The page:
Creativity, even at its most commercial, evades objective judgement. Beauty is in the eye of the beholder, and for Hogan and Leigh-Dodds the best song from the 104 in their shortlist, is the one that holds the greatest amount of meaning, and of nostalgic value, to their private selves. Their love story informs their selection, but judging from the warmth radiating from the audience, the popular consensus is that their show is very well-liked indeed.

www.tentonnesparrow.com.au

Review: Wyrd: The Season Of The Witch (Ninefold / PACT)

Venue: PACT Centre for Emerging Artists (Erskineville NSW), Jun 20 – 30, 2018
Playwright: adapted from William Shakespeare’s Macbeth
Director: Shy Magsalin
Cast: Aslam Abdus-samad, Erica J Brennan, Jessica Dalton, Victoria Greiner, Matthew Heys, Melissa Hume, Paul Musumeci, Gideon Payten-Griffiths, Shane Russon, Brigid Vidler, Tabitha Woo, Luke Yager, Stella Ye
Images by Liam O’Keefe

Theatre review
Wyrd is a reconstitution of Shakespeare’s Macbeth, in which the eponymous character is now a woman. Also, she no longer has a wife to blame her misdeeds on, only a coven of witches that proves to have a more intimate relationship with Macbeth than we had previously known. The conflation of dialogue originally held by the separate entities of Macbeth and Lady Macbeth, depicts a new personality that suddenly seems more believable than before. Her duplicitous nature now conveys an honesty that allows us to relate more closely with her circumstances; the ambition and guilt that define her story, increase in pertinence, since we are no longer able to perceive her sins as diffused and shared responsibility.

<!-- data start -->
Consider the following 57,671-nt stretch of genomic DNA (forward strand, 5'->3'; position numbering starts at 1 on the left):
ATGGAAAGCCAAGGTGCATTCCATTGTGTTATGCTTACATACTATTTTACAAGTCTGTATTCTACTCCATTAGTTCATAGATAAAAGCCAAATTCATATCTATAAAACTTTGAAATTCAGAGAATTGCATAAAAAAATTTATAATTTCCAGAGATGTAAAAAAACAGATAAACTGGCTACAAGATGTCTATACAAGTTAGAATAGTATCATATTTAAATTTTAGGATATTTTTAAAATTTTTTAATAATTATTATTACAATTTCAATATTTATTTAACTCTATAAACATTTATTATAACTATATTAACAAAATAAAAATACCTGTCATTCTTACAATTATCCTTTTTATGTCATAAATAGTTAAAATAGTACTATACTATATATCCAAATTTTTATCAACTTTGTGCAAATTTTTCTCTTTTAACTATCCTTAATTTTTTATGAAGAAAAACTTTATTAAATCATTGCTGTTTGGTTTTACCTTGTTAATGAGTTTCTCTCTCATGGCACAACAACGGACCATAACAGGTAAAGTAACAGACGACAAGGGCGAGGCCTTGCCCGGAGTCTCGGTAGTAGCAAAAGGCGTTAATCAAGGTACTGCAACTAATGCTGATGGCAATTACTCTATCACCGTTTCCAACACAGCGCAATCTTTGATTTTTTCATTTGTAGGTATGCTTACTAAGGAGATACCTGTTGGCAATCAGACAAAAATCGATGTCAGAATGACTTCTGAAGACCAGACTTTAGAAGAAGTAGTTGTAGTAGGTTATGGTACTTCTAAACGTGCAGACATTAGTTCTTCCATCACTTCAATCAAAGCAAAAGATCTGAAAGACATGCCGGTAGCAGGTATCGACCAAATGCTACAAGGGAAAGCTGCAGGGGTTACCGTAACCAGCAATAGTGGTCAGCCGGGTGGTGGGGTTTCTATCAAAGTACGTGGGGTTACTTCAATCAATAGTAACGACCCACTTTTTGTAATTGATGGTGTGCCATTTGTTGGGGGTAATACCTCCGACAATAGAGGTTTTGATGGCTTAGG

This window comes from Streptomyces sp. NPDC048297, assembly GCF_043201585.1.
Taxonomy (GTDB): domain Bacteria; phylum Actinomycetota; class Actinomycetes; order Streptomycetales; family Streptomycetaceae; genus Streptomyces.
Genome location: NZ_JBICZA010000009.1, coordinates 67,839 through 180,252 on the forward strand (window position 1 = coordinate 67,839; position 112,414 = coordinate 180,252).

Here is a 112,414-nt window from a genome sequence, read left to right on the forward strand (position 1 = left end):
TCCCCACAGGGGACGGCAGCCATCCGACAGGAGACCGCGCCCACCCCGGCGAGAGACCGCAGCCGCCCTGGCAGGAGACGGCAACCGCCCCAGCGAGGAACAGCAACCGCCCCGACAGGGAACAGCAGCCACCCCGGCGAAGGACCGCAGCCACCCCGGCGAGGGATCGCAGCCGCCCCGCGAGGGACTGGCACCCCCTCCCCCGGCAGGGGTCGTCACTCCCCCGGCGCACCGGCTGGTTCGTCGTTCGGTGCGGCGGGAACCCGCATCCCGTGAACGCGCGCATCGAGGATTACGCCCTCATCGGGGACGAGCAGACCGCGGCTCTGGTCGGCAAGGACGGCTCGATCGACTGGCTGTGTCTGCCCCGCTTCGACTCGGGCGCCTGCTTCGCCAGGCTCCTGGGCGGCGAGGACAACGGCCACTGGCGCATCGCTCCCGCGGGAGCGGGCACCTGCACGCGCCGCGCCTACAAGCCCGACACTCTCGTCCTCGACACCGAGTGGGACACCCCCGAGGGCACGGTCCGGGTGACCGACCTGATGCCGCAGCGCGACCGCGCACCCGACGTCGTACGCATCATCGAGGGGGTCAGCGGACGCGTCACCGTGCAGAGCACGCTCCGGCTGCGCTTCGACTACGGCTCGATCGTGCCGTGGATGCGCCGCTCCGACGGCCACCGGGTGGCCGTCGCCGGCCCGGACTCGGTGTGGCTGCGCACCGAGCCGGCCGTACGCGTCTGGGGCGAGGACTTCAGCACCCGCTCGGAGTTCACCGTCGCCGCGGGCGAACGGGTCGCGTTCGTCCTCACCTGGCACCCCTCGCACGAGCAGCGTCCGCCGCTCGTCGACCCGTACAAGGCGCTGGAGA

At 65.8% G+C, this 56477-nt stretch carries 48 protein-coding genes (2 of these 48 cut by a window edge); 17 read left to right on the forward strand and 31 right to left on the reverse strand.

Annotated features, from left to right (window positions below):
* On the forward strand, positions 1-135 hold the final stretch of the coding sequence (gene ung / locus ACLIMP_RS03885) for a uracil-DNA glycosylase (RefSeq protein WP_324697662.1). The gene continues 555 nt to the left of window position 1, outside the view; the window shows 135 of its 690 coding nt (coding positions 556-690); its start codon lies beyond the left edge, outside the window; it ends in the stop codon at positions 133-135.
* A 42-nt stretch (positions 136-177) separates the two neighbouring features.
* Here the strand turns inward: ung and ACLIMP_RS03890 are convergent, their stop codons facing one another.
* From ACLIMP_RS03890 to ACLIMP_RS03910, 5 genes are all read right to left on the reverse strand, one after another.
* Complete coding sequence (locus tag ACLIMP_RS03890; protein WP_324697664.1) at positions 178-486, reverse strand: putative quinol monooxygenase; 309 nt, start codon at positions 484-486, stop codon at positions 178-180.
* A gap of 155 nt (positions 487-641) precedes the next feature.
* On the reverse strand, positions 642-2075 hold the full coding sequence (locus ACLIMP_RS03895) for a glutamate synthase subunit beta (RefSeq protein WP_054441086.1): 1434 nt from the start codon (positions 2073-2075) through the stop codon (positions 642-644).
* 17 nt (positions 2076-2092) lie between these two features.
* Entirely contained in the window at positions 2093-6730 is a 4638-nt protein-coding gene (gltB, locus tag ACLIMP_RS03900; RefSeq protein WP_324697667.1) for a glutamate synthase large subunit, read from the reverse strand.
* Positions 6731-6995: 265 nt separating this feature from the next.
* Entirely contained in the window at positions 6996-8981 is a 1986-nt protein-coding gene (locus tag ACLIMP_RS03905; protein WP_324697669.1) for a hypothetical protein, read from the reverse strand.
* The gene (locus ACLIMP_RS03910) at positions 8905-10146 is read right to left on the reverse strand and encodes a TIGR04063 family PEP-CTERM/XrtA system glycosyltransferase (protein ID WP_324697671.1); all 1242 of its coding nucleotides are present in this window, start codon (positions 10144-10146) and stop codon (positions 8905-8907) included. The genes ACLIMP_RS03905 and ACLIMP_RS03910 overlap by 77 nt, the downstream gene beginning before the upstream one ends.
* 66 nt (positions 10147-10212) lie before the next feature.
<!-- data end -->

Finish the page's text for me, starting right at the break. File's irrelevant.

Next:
The production is wonderfully moody, with Liam O’Keefe’s lights and Melanie Herbert’s music providing a waking nightmare in which the action takes place. Director Shy Magsalin’s work with the ensemble is intricate and dynamic, not always elegant, but certainly very exciting at moments of high energy and sheer terror.

The trio of witches, performed by Aslam Abdus-samad, Erica J Brennan and Paul Musumeci, are thoroughly delightful, impressive with the taut cohesiveness of their offering. Gideon Payten-Griffiths appears late in the piece as Hecate to steal the show, completely mesmerising with the bold avant-garde sensibility that he brings to the stage. The inventiveness with his physicality and voice is quite extraordinary, and the show is elevated at a crucial moment, to give us some very special theatre. Macbeth, known only as Our Lady, is played by Victoria Greiner, not quite as flamboyant, but with more than enough conviction to make invigorating, this centuries-old story.

The Western patriarchal canon so powerfully instilled in us, refuses to be ignored. We can try to pretend to forget everything and foster some sort of replacement, or we can look for means of subversion that can assist with our progress. Reshaping Shakespeare to suit our times, will always contribute to the reaffirmation of his position of dominance, but when we are resolved to decipher the myriad problems of our indoctrination, we can begin to introduce meaningful transformation to how we see the world. Our master’s voice is hard to eliminate, but finding ways to expose his faults, can help set us free.

www.ninefoldensemble.com